As with many anti-cancer drugs, the topoisomerase II inhibitor etoposide is considered safe for administration to women in the second and third trimesters of pregnancy, but assessment of effects on the developing fetus have been limited. The purpose of this research was to examine the effect of etoposide on germ cells in the developing ovary. Mouse ovary tissue culture was used as the experimental model, thus allowing us to examine effects of etoposide on all stages of germ cell development in the same way, in vitro.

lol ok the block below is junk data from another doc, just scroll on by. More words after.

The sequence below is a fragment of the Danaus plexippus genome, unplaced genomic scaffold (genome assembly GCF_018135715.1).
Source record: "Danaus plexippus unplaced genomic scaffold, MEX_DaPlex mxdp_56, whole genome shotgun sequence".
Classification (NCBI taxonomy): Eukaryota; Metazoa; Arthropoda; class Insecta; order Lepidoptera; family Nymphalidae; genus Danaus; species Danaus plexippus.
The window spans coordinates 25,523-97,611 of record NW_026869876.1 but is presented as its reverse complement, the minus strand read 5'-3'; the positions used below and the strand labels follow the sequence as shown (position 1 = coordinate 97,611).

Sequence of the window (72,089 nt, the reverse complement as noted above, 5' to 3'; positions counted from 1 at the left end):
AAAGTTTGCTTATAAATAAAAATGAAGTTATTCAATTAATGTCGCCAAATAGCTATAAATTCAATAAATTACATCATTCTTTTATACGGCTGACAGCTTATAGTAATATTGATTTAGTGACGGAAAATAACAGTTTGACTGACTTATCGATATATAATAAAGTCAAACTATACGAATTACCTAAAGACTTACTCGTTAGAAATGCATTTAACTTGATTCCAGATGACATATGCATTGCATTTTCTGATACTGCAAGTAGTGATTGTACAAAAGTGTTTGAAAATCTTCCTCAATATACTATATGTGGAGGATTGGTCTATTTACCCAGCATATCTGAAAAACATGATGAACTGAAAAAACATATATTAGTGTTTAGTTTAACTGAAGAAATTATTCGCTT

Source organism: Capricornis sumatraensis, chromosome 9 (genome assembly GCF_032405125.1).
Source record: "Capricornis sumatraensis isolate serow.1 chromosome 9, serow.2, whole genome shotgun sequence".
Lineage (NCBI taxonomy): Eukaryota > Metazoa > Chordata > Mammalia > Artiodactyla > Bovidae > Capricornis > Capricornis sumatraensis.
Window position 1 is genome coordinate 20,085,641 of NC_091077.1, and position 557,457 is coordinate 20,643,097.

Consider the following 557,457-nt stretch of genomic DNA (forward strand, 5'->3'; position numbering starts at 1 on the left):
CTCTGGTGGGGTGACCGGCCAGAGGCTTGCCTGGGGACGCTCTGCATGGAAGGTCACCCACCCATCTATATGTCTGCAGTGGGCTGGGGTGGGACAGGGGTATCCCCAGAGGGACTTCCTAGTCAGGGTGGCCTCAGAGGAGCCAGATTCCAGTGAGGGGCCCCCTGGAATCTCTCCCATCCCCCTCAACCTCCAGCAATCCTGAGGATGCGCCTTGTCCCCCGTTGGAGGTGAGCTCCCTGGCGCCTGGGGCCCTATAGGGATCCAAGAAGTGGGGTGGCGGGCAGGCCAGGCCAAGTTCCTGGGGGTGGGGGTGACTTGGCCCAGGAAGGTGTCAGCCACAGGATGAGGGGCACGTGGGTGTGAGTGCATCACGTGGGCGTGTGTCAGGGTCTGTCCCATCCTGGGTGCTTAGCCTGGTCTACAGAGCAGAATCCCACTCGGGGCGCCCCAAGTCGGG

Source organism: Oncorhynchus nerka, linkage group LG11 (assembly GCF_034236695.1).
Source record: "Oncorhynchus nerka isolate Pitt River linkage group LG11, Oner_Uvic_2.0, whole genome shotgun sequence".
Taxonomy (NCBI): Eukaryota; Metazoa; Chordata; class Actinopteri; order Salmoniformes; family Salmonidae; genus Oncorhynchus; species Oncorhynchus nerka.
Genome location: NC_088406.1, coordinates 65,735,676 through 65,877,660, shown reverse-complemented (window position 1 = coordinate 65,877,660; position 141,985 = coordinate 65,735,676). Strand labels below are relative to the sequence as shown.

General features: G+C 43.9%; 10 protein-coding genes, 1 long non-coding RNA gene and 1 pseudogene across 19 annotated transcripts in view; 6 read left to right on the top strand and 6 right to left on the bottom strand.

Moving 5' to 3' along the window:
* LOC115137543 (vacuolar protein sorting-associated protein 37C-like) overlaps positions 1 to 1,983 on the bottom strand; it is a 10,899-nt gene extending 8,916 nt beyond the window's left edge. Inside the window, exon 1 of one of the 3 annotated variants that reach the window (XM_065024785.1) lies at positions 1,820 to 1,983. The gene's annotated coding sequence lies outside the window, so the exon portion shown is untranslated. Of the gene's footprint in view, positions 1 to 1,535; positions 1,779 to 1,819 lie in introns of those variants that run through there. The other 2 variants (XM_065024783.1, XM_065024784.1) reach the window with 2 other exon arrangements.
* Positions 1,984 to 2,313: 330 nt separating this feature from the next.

Nonviral conversion of skin or blood cells into clinically useful human induced pluripotent stem cells (hiPSC) occurs in only rare fractions (∼0.001%-0.5%) of donor cells transfected with non-integrating reprogramming factors. Pluripotency induction of developmentally immature stem-progenitors is generally more efficient than differentiated somatic cell targets. However, the nature of augmented progenitor reprogramming remains obscure, and its potential has not been fully explored for improving the extremely slow pace of non-integrated reprogramming. Here, we report highly optimized four-factor reprogramming of lineage-committed cord blood (CB) myeloid progenitors with bulk efficiencies of ∼50% in purified episome-expressing cells. Lineage-committed CD33(+)CD45(+)CD34(-) myeloid cells and not primitive hematopoietic stem-progenitors were the main targets of a rapid and nearly complete non-integrated reprogramming. The efficient conversion of mature myeloid populations into NANOG(+)TRA-1-81(+) hiPSC was mediated by synergies between hematopoietic growth factor (GF), stromal activation signals, and episomal Yamanaka factor expression. Using a modular bioinformatics approach, we demonstrated that efficient myeloid reprogramming correlated not to increased proliferation or endogenous Core factor expressions, but to poised expression of GF-activated transcriptional circuits that commonly regulate plasticity in both hematopoietic progenitors and embryonic stem cells (ESC). Factor-driven conversion of myeloid progenitors to a high-fidelity pluripotent state was further accelerated by soluble and contact-dependent stromal signals that included an implied and unexpected role for Toll receptor-NFκB signaling. These data provide a paradigm for understanding the augmented reprogramming capacity of somatic progenitors, and reveal that efficient induced pluripotency in other cell types may also require extrinsic activation of a molecular framework that commonly regulates self-renewal and differentiation in both hematopoietic progenitors and ESC.